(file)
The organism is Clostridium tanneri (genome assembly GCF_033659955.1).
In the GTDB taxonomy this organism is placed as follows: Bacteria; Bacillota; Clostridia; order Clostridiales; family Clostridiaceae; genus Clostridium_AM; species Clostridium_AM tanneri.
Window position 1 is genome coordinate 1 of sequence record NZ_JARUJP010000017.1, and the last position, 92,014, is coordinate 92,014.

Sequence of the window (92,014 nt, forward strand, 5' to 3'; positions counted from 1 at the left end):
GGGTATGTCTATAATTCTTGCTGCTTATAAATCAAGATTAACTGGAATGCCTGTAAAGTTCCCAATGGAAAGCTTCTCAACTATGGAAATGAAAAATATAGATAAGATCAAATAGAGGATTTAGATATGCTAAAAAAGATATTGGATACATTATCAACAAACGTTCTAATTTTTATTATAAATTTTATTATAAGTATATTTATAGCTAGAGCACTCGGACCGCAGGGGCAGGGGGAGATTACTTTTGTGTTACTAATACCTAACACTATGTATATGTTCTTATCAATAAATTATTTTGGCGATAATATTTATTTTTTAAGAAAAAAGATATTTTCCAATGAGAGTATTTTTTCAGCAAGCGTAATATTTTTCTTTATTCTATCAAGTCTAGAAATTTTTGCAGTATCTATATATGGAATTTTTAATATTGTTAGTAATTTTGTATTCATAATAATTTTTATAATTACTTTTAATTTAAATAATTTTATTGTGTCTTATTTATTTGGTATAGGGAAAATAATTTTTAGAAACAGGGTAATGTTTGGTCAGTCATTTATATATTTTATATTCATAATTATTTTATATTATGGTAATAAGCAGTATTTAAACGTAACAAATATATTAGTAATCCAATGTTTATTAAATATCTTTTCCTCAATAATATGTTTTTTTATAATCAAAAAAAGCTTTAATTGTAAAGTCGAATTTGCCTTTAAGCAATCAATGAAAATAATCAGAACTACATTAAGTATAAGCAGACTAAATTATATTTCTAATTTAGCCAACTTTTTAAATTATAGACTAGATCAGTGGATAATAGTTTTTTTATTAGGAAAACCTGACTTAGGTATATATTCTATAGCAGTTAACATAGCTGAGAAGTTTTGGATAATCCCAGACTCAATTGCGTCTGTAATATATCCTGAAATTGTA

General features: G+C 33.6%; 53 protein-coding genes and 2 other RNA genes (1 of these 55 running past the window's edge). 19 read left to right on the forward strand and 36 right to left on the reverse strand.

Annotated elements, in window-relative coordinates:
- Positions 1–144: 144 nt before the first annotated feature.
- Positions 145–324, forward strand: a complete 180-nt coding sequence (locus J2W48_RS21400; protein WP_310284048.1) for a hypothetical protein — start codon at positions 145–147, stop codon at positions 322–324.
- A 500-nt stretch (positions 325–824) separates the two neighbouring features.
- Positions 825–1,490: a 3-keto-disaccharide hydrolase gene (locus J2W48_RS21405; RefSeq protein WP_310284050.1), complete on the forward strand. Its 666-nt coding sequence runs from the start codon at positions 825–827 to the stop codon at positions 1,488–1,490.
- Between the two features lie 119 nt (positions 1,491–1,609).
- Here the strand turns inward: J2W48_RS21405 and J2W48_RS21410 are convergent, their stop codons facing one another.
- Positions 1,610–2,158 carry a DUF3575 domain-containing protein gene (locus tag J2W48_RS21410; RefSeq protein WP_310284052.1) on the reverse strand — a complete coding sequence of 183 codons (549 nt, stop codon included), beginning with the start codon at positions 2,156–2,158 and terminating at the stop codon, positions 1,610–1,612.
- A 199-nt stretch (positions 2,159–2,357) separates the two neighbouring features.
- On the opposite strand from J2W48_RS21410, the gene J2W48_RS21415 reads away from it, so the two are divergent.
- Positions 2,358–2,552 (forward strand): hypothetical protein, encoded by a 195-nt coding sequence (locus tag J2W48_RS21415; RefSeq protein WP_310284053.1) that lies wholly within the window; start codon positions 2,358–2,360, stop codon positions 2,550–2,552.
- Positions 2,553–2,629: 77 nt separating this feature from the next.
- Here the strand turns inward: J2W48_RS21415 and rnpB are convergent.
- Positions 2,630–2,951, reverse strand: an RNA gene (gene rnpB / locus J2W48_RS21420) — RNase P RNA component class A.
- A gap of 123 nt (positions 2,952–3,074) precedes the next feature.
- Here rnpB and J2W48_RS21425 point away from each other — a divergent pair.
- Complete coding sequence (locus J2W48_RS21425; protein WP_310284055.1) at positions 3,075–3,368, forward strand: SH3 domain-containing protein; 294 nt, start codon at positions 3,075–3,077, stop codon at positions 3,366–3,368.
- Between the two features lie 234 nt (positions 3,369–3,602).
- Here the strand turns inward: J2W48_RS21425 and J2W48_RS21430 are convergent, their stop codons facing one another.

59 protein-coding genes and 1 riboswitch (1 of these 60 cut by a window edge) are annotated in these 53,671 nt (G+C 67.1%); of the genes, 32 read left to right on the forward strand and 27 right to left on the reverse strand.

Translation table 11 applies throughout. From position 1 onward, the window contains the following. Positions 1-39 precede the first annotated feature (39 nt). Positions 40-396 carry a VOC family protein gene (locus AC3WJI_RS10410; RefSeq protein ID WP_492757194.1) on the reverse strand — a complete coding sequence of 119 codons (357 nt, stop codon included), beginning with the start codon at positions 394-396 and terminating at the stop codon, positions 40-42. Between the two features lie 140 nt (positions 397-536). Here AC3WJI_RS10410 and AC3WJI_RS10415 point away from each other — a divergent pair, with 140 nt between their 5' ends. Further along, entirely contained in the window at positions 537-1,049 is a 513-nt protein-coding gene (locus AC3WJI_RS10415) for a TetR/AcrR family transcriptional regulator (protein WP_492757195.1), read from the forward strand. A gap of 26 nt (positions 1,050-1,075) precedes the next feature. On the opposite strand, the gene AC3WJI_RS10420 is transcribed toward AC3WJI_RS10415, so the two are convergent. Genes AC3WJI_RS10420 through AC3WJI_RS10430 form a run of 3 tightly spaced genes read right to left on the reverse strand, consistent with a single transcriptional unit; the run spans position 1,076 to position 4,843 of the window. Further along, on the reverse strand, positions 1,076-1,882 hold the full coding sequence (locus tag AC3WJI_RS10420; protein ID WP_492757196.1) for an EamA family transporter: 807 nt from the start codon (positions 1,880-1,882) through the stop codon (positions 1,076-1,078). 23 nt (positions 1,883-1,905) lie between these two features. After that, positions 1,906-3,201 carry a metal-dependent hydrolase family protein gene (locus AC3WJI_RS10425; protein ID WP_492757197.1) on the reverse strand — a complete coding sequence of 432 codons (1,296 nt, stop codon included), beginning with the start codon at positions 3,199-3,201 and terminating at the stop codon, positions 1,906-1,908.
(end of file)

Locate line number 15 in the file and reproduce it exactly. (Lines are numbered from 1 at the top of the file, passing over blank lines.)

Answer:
- A 199-nt stretch (positions 2,159–2,357) separates the two neighbouring features.